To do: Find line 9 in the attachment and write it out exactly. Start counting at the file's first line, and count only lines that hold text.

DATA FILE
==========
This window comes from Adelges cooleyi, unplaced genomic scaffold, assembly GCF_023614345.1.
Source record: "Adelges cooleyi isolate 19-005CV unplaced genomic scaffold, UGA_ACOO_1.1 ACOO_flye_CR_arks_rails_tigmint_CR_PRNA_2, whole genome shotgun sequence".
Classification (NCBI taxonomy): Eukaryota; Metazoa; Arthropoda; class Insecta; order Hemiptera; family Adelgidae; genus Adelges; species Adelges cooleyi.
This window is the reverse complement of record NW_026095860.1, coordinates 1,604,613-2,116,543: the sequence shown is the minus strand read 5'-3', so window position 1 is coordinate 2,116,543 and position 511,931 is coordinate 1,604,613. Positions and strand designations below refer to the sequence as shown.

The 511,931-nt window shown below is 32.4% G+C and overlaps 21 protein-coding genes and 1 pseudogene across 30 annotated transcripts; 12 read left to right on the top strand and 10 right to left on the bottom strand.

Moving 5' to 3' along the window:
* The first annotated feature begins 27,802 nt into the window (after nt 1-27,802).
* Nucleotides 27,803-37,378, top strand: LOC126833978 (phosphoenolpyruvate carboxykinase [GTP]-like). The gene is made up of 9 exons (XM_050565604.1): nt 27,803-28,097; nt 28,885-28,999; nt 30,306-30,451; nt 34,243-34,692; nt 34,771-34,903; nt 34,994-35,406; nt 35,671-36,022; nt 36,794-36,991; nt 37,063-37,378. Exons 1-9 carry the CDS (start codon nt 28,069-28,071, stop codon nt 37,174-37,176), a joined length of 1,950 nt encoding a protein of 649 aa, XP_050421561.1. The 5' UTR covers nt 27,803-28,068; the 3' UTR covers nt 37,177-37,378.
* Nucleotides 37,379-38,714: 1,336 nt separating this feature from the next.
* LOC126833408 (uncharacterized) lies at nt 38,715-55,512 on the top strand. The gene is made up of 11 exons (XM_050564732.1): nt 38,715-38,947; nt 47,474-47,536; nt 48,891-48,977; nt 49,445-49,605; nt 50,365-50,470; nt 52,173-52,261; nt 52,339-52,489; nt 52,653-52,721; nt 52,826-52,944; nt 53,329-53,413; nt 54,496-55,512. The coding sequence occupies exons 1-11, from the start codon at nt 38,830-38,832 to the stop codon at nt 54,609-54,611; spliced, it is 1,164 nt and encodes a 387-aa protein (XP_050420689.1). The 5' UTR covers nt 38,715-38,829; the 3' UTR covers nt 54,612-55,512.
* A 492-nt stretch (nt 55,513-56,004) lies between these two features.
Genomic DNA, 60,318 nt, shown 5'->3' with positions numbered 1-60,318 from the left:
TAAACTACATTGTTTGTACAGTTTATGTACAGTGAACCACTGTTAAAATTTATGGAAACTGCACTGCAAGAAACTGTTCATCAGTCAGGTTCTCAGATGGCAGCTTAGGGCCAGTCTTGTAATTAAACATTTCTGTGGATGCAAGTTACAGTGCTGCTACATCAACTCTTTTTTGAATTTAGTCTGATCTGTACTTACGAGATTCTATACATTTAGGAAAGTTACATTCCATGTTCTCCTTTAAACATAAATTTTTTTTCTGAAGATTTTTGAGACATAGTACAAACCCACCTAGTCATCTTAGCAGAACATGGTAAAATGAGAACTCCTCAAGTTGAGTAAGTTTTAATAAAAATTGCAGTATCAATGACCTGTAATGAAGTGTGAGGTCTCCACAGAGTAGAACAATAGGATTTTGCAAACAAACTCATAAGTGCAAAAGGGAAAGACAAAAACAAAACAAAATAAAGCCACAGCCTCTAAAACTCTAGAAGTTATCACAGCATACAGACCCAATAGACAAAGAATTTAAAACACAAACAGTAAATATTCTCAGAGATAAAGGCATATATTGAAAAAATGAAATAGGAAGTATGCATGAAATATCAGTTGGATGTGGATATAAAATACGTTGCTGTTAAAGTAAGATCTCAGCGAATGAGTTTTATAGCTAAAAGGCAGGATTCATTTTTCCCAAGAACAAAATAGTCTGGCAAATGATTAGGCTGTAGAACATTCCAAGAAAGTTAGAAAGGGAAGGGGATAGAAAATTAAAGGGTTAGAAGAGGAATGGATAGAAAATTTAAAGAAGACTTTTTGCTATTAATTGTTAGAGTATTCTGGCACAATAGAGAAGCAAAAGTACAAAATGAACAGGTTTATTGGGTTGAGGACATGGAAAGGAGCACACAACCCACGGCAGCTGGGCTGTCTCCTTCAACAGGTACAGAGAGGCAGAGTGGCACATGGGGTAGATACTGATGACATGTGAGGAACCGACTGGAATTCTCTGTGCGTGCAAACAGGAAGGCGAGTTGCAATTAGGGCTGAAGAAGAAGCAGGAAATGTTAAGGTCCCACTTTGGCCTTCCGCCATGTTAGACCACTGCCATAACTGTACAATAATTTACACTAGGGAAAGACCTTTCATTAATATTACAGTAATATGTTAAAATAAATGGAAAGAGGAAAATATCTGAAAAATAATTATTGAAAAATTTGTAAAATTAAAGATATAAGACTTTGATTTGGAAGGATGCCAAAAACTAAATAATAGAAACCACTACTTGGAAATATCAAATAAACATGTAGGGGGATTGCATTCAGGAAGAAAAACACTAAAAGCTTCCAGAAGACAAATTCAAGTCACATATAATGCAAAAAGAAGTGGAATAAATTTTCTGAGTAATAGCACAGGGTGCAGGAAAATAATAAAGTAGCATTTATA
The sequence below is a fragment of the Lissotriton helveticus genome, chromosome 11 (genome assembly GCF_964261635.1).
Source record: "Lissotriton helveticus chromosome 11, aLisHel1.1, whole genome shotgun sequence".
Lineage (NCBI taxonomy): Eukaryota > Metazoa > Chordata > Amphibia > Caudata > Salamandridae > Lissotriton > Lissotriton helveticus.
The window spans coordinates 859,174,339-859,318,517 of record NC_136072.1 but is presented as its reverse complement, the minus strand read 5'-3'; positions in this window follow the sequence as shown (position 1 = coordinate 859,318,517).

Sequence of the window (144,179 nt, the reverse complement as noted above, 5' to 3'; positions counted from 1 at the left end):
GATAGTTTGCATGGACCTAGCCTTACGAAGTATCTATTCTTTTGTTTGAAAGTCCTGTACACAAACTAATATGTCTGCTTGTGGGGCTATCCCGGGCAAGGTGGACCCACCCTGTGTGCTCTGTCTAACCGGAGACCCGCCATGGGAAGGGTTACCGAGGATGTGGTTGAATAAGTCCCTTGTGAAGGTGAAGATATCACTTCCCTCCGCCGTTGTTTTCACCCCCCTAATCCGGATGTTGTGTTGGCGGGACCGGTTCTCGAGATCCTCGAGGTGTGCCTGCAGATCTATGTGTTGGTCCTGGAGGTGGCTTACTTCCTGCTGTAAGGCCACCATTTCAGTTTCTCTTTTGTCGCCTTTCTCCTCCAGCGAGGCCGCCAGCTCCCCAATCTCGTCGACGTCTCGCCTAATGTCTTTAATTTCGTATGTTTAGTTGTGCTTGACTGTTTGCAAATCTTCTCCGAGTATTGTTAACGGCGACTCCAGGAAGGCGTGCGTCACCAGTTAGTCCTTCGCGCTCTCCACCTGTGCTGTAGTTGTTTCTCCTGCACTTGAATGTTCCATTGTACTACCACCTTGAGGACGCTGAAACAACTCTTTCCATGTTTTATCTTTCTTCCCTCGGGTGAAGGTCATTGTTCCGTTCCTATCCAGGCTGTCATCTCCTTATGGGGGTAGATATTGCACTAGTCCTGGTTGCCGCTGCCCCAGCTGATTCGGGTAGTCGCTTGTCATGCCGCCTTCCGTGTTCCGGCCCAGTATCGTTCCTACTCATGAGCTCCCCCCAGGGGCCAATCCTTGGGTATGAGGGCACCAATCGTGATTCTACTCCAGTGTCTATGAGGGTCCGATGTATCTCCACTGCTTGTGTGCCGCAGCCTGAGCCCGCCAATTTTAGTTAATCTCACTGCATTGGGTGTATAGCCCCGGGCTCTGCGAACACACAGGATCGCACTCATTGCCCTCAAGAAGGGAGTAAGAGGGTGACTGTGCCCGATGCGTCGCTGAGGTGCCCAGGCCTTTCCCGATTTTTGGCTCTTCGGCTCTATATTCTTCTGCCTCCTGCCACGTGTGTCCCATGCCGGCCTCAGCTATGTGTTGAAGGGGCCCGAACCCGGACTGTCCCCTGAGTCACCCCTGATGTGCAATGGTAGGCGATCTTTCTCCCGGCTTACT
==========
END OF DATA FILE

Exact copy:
* Nucleotides 37,379-38,714: 1,336 nt separating this feature from the next.